School bans Scottish play because of sexual content


A school in Angus has come under fire after being accused of banning pupils from studying the Scottish play Black Watch.

Pupils at the Webster’s High School in Kirriemuir say they were in the middle of studying the play for Higher Drama when they were told to it wasn’t allowed.

Parents have hit out at the head teacher, Jane Esson, who they say banned the play because of her own evangelical beliefs.

They claim she took issue because of the bad language and sexual content of the play – dismissing council which says it was the pupils who decided to study something else.

Black Watch is a critically acclaimed SQA approved text by Scottish writer Gregory Burke.



Black Watch by Scottish writer Gregory Burke is based on interviews with former soldiers


It is based on interviews with former soldiers and tells the story of those who served in the Black Watch regiment in Iraq during 2004.

The pupils who were studying the play were all aged between 16 and 17.

One parent said: “Mrs Esson has evangelical beliefs and this may have some bearing on how… she thinks the school should be run which is basically censorship.

“All of these pupils are young adults and should be treated with the respect they deserve.

“It’s ridiculous in this day and age and I know my kids hear a lot worse at school – and they have heard all the slang words for sex during sex education in first year.

“When my daughter came home and told me they had been banned from studying this play I was furious. It’s like the dark ages.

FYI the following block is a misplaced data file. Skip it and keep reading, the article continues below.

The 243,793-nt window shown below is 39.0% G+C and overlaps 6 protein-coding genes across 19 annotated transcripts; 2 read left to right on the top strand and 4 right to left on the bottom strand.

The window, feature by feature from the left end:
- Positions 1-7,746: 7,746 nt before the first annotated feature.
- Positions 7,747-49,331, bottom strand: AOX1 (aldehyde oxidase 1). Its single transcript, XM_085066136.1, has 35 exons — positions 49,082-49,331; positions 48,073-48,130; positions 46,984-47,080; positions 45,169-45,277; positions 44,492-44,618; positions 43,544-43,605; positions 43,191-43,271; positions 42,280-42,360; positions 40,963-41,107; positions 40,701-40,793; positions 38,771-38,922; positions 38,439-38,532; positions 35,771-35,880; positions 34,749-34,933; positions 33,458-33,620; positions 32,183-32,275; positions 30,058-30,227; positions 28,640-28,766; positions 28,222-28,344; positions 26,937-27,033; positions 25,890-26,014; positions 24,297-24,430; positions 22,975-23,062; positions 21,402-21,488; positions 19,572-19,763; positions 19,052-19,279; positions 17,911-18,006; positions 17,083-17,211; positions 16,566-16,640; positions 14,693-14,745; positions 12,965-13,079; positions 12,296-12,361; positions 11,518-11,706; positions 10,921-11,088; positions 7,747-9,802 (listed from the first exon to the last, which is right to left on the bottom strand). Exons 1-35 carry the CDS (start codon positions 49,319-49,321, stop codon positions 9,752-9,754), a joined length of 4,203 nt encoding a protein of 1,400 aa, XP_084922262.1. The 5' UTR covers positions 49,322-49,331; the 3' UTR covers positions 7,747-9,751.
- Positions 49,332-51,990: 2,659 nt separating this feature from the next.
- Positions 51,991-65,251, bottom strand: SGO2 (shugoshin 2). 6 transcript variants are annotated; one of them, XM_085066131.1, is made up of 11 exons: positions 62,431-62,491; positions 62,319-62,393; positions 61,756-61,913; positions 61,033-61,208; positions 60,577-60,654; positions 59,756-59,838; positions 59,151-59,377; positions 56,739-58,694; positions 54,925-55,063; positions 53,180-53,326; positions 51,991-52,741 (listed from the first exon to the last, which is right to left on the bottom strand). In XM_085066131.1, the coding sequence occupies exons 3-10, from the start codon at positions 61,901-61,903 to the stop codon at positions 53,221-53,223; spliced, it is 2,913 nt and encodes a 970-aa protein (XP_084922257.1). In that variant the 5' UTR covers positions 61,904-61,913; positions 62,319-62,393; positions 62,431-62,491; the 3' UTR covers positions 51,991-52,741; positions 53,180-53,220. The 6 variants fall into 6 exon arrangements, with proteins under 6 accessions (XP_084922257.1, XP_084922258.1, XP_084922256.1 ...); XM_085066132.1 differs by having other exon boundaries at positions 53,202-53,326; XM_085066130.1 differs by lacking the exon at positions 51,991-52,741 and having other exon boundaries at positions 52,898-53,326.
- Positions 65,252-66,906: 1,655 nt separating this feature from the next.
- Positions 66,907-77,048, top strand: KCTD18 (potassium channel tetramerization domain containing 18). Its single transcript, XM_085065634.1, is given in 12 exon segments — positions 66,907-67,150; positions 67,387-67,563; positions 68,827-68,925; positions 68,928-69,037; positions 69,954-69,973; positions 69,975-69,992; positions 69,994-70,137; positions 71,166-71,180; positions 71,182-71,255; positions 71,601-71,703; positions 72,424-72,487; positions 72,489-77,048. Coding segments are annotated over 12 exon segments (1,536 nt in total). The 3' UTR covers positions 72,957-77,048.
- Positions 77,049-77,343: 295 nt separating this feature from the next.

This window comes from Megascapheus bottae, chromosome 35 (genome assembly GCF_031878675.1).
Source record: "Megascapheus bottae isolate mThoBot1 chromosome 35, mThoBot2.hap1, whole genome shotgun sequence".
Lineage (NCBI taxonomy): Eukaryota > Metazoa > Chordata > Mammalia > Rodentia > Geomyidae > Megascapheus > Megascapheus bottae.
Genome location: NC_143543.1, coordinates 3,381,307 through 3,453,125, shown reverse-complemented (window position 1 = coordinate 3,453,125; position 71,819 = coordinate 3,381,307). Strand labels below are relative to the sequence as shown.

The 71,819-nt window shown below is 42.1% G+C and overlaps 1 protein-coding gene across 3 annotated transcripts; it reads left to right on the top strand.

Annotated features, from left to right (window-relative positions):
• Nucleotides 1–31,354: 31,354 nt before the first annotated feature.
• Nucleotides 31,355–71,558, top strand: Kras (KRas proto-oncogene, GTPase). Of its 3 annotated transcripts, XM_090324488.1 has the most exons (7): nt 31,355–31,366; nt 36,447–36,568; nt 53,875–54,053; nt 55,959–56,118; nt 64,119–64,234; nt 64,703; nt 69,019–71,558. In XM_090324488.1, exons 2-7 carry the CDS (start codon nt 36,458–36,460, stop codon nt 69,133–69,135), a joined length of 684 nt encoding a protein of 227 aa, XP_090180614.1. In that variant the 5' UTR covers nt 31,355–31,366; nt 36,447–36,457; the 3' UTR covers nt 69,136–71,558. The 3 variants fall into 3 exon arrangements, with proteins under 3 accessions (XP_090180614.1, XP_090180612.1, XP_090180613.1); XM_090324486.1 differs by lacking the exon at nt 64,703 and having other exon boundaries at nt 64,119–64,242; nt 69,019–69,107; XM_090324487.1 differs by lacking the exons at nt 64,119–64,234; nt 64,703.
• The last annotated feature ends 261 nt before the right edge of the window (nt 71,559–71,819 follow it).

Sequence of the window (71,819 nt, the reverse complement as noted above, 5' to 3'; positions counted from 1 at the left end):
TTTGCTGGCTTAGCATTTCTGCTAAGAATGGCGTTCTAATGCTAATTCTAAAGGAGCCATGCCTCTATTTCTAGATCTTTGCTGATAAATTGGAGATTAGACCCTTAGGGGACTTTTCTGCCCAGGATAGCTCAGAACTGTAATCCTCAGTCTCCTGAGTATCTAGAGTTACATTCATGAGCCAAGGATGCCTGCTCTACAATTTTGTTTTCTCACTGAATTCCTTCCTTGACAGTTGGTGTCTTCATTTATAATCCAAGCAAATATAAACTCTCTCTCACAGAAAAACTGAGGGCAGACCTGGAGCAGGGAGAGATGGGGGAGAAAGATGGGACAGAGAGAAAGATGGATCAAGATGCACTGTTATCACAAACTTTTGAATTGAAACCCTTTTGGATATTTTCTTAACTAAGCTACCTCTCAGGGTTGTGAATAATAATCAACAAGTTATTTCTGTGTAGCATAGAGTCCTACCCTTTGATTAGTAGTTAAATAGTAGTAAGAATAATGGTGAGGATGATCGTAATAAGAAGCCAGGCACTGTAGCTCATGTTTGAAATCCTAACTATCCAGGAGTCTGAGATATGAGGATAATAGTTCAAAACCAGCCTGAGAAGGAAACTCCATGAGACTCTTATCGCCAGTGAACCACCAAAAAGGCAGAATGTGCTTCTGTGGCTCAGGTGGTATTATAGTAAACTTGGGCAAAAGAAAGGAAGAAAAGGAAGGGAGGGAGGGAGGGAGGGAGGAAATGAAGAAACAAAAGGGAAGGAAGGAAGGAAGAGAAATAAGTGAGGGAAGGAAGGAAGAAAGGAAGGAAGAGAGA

“The school is in a catchment area of fairly middle-class and well educated people and we just don’t agree with this kind of censorship.”

The parent added: “There are very few plays or books which are part of the curriculum that don’t have some bad language or sexual content in them and you can’ avoid it really, so what is she going to do, ban all of them?”

Another parent who did not want to be named said: “Black Watch is one of the plays on the SQA approved lists. The pupils certainly didn’t choose something another text. They were told they had to pick something else.”

The parent claimed Mr Esson “didn’t want them knowing about all this sexual stuff”.

The issue was raised at Webster’s High School Parent Council.

Chairman of the Parent Council Geoff Hobson said a deputy who turned up at meeting in place of the head teacher told them Esson deemed the text “inappropriate”.

He said: “It was also noted that a parent of a pupil in the drama class had objected to the bad language in this text.

“There is clearly a balance to be struck between allowing pupils to study a wide range of texts and obligating pupils to study texts contain bad language and sexual content they are uncomfortable with.”

Kirriemuir councillor Ronnie Proctor, a retired Black Watch Major, said: “It is up to the headteacher to decide what is taught and she had exorcised that prerogative.”

However the National Theatre for Scotland said: “While we would entirely support the right of any individual headteacher to to exercise choice for his or her school, Black Watch has been studied by, and seen live by, thousands of Scotland’s school pupils, very many of whom have testified to its power, emotional punch and contemporary significance.”

An Angus council spokesman said; “While the play has not been banned, it is not being used as a core test this year.

“The play is not on the SQA’s prescribed reading list, and this year the class has chosen another text to study.”

Head teacher Jane Esson declined to comment.